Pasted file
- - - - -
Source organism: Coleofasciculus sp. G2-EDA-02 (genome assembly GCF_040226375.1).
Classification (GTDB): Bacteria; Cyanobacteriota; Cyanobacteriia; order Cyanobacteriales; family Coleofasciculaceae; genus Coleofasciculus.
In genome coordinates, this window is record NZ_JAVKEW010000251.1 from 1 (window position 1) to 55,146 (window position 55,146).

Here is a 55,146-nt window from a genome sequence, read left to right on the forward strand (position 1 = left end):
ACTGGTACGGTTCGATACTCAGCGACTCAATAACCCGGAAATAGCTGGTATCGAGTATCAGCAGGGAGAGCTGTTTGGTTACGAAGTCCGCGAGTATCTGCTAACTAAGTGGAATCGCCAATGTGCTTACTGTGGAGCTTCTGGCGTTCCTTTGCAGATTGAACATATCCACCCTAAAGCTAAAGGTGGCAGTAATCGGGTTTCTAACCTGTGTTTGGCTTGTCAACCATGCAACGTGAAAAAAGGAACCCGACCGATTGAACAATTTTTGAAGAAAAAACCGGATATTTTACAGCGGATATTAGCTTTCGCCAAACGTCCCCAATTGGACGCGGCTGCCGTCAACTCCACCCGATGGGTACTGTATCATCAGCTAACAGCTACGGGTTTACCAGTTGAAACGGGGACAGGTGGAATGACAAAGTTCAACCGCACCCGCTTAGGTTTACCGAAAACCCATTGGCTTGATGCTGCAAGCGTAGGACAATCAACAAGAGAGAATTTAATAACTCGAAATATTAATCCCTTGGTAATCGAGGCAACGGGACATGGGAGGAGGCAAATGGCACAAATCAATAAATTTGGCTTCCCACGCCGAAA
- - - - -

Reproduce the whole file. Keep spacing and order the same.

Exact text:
Source organism: Coleofasciculus sp. G2-EDA-02 (genome assembly GCF_040226375.1).
Classification (GTDB): Bacteria; Cyanobacteriota; Cyanobacteriia; order Cyanobacteriales; family Coleofasciculaceae; genus Coleofasciculus.
In genome coordinates, this window is record NZ_JAVKEW010000251.1 from 1 (window position 1) to 55,146 (window position 55,146).

Here is a 55,146-nt window from a genome sequence, read left to right on the forward strand (position 1 = left end):
ACTGGTACGGTTCGATACTCAGCGACTCAATAACCCGGAAATAGCTGGTATCGAGTATCAGCAGGGAGAGCTGTTTGGTTACGAAGTCCGCGAGTATCTGCTAACTAAGTGGAATCGCCAATGTGCTTACTGTGGAGCTTCTGGCGTTCCTTTGCAGATTGAACATATCCACCCTAAAGCTAAAGGTGGCAGTAATCGGGTTTCTAACCTGTGTTTGGCTTGTCAACCATGCAACGTGAAAAAAGGAACCCGACCGATTGAACAATTTTTGAAGAAAAAACCGGATATTTTACAGCGGATATTAGCTTTCGCCAAACGTCCCCAATTGGACGCGGCTGCCGTCAACTCCACCCGATGGGTACTGTATCATCAGCTAACAGCTACGGGTTTACCAGTTGAAACGGGGACAGGTGGAATGACAAAGTTCAACCGCACCCGCTTAGGTTTACCGAAAACCCATTGGCTTGATGCTGCAAGCGTAGGACAATCAACAAGAGAGAATTTAATAACTCGAAATATTAATCCCTTGGTAATCGAGGCAACGGGACATGGGAGGAGGCAAATGGCACAAATCAATAAATTTGGCTTCCCACGCCGAAA